The auto loan business is booming – total auto loans in the U.S. are up 50% from 2010 to December 2015.
But of the more than $1 trillion auto loans outstanding, Experian estimates that between $205 and $388 billion are subprime loans, with 15% to 20% of those loans securitized.
We’ve been here before – though in much worse trouble – back in 2007.
Now, when you consider that U.S. subprime mortgages outstanding in 2007 were $1.3 trillion (based on Ben Bernanke’s remarks from May 2007) and mortgage-backed securities and MBS derivatives based on those subprime loans outstanding probably totaled another $2-$4 trillion, subprime auto loans don’t come close to the depth and breadth of subprime mortgages back in the day.
Still… when the subprime auto bubble pops, it’s going to be messy – and smart traders are going to have the opportunity profit… if they know where to look.
Today, I’m going to break down the growing subprime auto loan bubble, including how we got here and where I think we’re headed.
The Securitization of Subprime Auto Loans
The mortgage meltdown that triggered the Great Recession started with late payments, and right now subprime auto loans are starting to head down the same road.
According to Fitch Ratings the 60 day delinquency rate (loans at least 60 days past due) on an index of securitized subprime auto loans just hit 5.16%. That’s more than during the Great Recession and the highest level since 1996.
Net losses on securitized subprime auto loans are 7.5%, based on S&P data.
The market for subprime auto loans is big and getting bigger every day because more players are getting into the business.
Besides banks like Wells Fargo and Ally Financial that make subprime auto loans, small, rapidly growing non-bank lenders backed by hedge funds and private equity shops are popping up everywhere.
Companies that specialize in subprime lending like OneMain Holdings in Evansville, Ind., and Avant, a Chicago-based online lender who has generated $2.8 billion in unsecured personal loans since 2012 and jumped into the auto lending game, are all the rage.
Sheila Bair, the former head of the FDIC from 2006 to 2011, just joined Avant’s board, citing her long-held desire to make credit more widely available. But that, of course, is another story for another time.
The reason it’s so easy and lucrative for so many upstarts to get into the business and grow is that most of the loans they make are being securitized and sold off to investors.
As proof of the rapid growth of the securitization of subprime auto loans, Exeter Finance, which securitizes loans and markets them and is now the third-largest issuer of subprime auto bonds, grew its portfolio from $150 million three years ago to over $2.8 billion today.
It’s a profitable business all around… but it’s not sustainable. That’s thanks to increasingly questionable lending practices brought about by increased competition.
It’s Only Going to Get Worse
Lenders not only finance new and used cars, they finance everything from down-payments and warranties to undercoatings. And believe it or not, they are now offering “cash out” refinancings.
That’s right – subprime borrowers can refinance their already expensive auto loans and take cash out.
And because the game is so lucrative, increasing competition is lowering standards and making lenders stretch further and further out on the “bad borrowers” tree to find takers of their high interest rate loans.
You know this going to end badly.
Lenders typically charge between 9% and 36% interest, with 9% being pretty rare.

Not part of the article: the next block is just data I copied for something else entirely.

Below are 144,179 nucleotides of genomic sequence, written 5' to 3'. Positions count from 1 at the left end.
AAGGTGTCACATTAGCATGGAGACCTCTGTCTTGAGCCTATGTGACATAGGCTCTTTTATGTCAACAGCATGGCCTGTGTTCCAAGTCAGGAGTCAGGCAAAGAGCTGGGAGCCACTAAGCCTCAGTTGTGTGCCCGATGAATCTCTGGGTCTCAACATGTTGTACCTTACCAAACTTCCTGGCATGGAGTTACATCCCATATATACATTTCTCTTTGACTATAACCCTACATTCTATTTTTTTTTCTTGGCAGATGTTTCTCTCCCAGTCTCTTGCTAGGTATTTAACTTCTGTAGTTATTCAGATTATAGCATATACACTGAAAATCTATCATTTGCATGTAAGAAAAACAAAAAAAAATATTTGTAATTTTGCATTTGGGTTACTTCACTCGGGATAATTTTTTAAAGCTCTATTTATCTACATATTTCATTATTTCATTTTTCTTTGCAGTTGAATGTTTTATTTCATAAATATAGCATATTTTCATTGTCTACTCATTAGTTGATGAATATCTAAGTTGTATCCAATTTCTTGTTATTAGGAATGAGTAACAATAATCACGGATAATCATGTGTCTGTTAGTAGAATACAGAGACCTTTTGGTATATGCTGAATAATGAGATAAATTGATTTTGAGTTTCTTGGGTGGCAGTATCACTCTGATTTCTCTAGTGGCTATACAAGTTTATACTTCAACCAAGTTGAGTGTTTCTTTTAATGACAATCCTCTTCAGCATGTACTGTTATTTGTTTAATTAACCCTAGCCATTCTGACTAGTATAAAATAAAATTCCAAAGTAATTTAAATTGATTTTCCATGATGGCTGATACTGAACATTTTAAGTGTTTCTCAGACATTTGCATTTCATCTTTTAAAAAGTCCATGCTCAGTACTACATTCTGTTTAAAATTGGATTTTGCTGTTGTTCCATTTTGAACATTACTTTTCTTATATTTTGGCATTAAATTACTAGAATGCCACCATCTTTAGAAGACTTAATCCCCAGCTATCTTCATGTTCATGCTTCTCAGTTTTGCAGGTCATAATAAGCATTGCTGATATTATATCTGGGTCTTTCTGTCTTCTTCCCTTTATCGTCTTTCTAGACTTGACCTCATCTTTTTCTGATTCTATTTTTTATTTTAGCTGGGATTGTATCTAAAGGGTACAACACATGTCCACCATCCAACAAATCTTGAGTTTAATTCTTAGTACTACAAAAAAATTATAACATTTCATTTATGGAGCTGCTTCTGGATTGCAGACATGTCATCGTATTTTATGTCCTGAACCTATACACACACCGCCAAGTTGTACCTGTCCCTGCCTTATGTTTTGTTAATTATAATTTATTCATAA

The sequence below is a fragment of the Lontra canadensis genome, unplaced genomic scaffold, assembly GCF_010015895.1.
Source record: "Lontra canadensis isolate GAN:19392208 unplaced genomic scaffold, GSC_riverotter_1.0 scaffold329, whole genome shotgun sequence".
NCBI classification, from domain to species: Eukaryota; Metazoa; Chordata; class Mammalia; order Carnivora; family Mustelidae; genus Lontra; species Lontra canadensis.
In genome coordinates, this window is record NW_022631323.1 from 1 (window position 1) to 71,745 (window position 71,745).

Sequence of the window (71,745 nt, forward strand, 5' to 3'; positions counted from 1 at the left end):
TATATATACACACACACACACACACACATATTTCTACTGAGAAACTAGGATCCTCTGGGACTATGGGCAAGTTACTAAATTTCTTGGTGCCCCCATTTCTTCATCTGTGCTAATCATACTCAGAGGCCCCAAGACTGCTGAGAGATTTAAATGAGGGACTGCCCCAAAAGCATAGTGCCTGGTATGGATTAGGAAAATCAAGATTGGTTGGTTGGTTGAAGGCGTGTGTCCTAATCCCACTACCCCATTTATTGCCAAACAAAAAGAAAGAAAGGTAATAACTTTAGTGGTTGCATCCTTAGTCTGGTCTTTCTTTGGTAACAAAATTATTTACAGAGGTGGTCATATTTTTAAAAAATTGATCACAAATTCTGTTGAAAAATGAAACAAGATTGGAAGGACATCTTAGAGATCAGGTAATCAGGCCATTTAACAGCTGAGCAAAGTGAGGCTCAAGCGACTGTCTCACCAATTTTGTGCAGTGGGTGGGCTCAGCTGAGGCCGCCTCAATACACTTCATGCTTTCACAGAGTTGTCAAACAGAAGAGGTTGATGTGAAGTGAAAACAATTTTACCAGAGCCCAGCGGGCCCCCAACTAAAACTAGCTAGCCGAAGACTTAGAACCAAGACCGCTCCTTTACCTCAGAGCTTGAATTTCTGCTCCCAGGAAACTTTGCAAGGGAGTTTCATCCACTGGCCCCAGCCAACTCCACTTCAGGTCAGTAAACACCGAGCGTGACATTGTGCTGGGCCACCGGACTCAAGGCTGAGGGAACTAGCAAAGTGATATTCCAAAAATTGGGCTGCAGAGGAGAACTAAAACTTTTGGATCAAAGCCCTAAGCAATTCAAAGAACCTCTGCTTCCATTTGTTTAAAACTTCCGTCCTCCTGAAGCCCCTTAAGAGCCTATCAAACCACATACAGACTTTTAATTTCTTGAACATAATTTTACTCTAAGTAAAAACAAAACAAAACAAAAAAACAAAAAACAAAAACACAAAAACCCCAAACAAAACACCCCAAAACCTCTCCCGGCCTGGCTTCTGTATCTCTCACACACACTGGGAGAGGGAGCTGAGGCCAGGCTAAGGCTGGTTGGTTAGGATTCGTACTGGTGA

For comparison purposes, the average 60-month new car loan to prime borrowers is 4.05%.
The average loan term on subprime auto loans is 72 months.
While longer terms make monthly payments smaller, there’s a problem with depreciation of the underlying asset while the loan’s outstanding.
It’s just an accident waiting to happen…
One Way to Profit from the Subprime Auto Bubble
As I said, subprime auto loans imploding won’t have the same impact that subprime mortgages had on the global economy. So you don’t have to worry about betting on the world tumbling into another Great Recession.
That said, there aren’t a lot of ways to make money on rising defaults on subprime auto loans – as of right now, banks aren’t lining up to take the other side of derivative short trades.
But there is one trade that makes a lot of sense right now and can make you some good money when the bubble finally bursts.
One of the biggest players in the subprime auto loan game is Santander Consumer USA Holdings (NYSE:SC), a unit of Banco Santander SA (NYSE:SAN), the giant Spanish bank.
SC is a stock you want to short.
They’re already bleeding. SC just delayed its 10K filing twice because it was forced by securities regulators to restate three years’ worth of earnings because they didn’t properly account for “material weaknesses” in their loan book.
Presumably by accident, SC did not adequately provision for bad loans, which funnily enough, were worse than they knew. After adjusting “troubled debt restructurings,” Santander Consumer’s fourth quarter 2015 profits were knocked all the way down to $12 million… from a previously trumpeted $67.7 million.
That’s bad… but believe it or not, it gets even worse.
What I find really disturbing is that in spite of that “correction,” when the company restated earnings for all of 2014 and all of 2015, profits were only adjusted down 5% each year.
Something’s not right there.
And, as far as guidance, the company just said in January that 2016 would be a tougher year on account of increasing competition.
Now I think you get it. This whole subprime auto merry-go-round is eventually going to throw a lot of riders off their painted ponies.
If you want to bet on the crash of the subprime auto loan game, I like shorting Santander Consumer USA Holdings (NYSE:SC) at the market.
Use a tight stop if you want. But I’m going to short more on any big jumps in the stock.